This course provides an introduction to the law and policy of cannabis. Cannabis law and policy has seen major upheavals over the past few decades. We will explore the history of prohibition and reform, examine the competing approaches to regulating marijuana, the policies behind those approaches, and the authority of various government actors to pursue them. This inquiry implicates reference to common law and selected provisions of international treaties, federal statutes, state statutes, and local ordinances. We will analyze the inquiry from the perspective of consumers, suppliers, and third parties, looking at both prohibition and legalization regimes. In addition to participation in classroom discussions, students will be required to produce several short writing projects during the semester. Class discussion will be supplemented with selected problem sets and simulations in class and also a field trip to a few local cannabis businesses, e.g. cultivation, product manufacturing, and retail facilities.
This course examines the social and environmental obligations, if any, imposed on corporations beyond pure profit maximization. Milton Friedman famously wrote that “the social responsibility of business is to increase its profits,” and, indeed, a course in the law of business associations likely reinforces the commitment to profit-maximization as a legal obligation as well. However, as evidenced by the development of new corporate forms (such as the “benefit corporation”) and the policies of Fortune 500 companies, the recent trend has been towards a recognition a broader corporate purpose in law and practice.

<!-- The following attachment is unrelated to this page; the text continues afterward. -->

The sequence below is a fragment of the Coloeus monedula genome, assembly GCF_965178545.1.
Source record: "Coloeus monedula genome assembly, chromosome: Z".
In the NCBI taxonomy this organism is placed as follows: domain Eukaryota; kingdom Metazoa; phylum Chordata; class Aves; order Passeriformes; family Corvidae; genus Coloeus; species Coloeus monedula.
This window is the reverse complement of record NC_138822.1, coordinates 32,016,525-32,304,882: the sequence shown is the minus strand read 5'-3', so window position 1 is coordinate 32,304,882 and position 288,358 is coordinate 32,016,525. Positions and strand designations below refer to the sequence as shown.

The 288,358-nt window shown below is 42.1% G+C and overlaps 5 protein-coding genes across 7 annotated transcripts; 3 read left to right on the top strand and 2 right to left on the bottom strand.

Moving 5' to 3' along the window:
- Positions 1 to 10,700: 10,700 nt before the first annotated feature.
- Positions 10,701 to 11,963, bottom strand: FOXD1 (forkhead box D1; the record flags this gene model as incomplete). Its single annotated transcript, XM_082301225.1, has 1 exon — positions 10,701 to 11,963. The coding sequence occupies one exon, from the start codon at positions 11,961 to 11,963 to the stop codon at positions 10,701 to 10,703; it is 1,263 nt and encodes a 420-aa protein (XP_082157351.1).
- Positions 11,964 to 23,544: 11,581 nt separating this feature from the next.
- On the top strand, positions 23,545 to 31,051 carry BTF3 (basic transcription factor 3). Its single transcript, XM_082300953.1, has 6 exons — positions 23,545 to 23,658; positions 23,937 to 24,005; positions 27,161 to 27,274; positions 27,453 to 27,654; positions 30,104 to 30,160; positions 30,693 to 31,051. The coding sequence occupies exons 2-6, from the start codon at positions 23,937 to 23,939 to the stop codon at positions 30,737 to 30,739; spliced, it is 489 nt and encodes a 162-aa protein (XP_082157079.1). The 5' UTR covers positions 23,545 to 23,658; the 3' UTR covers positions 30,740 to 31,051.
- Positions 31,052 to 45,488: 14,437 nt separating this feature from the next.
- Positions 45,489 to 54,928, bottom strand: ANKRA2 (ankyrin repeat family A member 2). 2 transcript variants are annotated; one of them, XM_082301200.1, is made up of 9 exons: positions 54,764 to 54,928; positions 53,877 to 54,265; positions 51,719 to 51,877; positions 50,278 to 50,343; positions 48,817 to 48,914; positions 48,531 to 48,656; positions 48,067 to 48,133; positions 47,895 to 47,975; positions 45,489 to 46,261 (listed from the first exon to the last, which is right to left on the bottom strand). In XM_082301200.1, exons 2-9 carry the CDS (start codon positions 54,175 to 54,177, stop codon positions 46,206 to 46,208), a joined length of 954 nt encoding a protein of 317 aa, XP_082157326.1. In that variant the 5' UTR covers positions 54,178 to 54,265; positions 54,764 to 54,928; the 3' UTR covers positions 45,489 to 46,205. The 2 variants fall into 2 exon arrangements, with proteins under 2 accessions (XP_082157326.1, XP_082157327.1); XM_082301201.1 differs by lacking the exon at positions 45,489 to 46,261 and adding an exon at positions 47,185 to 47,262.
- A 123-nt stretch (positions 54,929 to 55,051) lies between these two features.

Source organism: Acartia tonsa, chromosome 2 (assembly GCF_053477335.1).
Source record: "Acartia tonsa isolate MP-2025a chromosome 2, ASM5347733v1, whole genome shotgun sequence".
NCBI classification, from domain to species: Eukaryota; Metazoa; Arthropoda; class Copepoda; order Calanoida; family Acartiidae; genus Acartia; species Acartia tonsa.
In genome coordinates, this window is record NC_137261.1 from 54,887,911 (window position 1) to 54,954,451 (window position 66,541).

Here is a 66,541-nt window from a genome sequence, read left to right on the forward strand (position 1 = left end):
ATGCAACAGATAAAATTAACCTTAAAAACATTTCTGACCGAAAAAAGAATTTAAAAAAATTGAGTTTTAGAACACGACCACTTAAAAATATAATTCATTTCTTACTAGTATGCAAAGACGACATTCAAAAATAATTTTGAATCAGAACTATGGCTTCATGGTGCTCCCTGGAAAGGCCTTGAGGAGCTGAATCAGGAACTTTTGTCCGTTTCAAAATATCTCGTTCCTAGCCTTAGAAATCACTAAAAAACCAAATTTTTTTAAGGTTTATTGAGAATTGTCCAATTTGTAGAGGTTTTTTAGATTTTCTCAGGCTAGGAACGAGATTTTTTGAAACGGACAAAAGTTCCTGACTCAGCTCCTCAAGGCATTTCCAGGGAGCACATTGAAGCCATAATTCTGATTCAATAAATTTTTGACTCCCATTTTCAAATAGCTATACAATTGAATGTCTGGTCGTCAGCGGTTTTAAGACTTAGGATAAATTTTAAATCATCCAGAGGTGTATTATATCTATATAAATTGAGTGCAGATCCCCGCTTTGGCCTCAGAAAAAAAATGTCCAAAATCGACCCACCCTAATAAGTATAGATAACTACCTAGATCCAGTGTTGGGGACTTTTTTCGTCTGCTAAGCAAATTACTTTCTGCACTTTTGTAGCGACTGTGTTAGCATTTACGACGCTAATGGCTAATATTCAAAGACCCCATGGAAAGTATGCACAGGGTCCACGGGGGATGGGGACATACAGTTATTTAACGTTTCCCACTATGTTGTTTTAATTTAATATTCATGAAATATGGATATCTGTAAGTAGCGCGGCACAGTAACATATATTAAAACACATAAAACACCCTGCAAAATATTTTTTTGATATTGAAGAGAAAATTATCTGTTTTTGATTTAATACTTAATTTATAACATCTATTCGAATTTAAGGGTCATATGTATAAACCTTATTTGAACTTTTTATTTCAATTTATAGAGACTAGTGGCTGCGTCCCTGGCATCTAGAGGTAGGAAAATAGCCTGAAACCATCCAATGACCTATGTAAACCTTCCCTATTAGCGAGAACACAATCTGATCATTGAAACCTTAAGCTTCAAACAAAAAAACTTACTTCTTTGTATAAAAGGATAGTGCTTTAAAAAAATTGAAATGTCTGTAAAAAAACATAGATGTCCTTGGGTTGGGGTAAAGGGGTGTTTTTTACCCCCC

This course will examine corporate social responsibility, with a particular focus on sustainability and the environment. The course begins with the question of whether such a responsibility exists, drawing on potential legal, ethical, and societal sources. We will then turn to how corporations can meet their environmental obligations, or fail to, under existing law. Looking at what has already been done by some of the “best” actors, we will ultimately aim to determine the proper role for corporate governance in the pursuit of a healthier climate system and planet as a whole.
Economic development takes many forms in a wide range of settings. This course focuses on the domestic policy and practice of development in disadvantaged urban and rural communities, with attention to enterprise organization, finance transactions, and creative use of the law. We will work through a series of problems that require application of lawyering skills in simulated private sector transactions and in related public policy challenges. This work implicates corporate law and alternative enterprise forms, as well as federal tax law such as New Markets Tax Credits, the Low Income Housing Credit, and charitable exemptions and constraints.